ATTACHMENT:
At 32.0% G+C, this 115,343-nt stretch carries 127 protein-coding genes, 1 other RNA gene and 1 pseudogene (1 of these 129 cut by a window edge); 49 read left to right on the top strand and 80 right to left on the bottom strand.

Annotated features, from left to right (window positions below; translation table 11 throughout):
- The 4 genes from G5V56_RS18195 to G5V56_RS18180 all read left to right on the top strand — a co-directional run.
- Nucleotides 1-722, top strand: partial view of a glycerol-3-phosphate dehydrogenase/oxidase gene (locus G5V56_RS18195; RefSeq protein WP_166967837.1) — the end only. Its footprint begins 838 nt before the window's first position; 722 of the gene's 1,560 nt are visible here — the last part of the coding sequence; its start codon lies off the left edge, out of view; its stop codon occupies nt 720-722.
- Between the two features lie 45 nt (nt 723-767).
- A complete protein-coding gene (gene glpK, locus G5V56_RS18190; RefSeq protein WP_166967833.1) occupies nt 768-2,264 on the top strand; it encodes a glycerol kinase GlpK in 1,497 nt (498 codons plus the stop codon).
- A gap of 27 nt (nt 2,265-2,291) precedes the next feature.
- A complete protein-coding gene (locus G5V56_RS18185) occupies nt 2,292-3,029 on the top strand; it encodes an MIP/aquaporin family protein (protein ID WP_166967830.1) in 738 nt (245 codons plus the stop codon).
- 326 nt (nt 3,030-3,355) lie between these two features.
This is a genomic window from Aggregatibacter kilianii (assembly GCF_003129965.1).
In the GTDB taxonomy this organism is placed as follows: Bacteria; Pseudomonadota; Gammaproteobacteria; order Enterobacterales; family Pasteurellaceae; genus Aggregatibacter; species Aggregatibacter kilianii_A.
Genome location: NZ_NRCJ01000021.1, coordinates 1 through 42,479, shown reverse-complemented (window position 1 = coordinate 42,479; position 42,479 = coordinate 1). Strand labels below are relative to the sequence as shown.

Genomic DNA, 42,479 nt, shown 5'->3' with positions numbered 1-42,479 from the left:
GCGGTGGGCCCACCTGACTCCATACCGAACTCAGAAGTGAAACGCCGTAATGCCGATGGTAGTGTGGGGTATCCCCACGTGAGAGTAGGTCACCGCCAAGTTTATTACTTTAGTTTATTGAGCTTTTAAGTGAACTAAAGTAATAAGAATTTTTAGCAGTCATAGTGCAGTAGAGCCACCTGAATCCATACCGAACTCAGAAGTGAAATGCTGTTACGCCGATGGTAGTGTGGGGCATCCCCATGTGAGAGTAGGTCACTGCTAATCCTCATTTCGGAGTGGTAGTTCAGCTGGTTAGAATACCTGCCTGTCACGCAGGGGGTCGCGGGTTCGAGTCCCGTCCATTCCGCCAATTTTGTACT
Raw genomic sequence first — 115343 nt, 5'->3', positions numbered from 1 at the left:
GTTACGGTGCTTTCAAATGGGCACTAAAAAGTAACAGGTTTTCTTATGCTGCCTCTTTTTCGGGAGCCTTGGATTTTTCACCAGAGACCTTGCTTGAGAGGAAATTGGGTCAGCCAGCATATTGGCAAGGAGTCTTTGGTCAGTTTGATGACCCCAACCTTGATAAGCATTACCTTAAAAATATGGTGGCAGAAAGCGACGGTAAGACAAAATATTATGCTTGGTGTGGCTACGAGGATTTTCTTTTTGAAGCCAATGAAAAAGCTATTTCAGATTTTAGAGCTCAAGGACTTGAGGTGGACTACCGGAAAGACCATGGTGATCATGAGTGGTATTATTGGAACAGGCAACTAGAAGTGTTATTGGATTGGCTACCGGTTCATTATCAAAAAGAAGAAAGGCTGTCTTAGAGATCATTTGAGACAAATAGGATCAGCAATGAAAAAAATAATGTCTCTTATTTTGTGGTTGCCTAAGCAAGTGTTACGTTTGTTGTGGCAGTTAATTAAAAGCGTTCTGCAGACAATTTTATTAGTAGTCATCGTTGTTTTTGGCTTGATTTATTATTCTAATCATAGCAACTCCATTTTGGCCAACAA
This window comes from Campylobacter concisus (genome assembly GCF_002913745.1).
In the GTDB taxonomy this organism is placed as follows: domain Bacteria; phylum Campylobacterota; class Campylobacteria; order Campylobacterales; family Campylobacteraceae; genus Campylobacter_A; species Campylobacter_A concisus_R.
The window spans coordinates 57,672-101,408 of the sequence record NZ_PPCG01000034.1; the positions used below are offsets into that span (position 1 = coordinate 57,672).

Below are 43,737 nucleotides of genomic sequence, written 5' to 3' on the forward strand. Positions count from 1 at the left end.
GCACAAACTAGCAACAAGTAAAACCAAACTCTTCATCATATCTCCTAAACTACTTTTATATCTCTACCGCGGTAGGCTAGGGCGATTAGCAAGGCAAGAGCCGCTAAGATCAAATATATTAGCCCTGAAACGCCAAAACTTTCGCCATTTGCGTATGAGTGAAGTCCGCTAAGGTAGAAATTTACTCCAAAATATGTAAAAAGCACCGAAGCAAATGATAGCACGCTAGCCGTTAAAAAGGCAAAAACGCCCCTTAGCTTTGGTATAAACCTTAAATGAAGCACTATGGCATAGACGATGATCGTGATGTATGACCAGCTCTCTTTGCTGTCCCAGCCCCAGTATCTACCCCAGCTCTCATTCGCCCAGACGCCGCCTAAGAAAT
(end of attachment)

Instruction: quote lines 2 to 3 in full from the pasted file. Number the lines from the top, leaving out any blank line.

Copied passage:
Annotated features, from left to right (window positions below; translation table 11 throughout):
- The 4 genes from G5V56_RS18195 to G5V56_RS18180 all read left to right on the top strand — a co-directional run.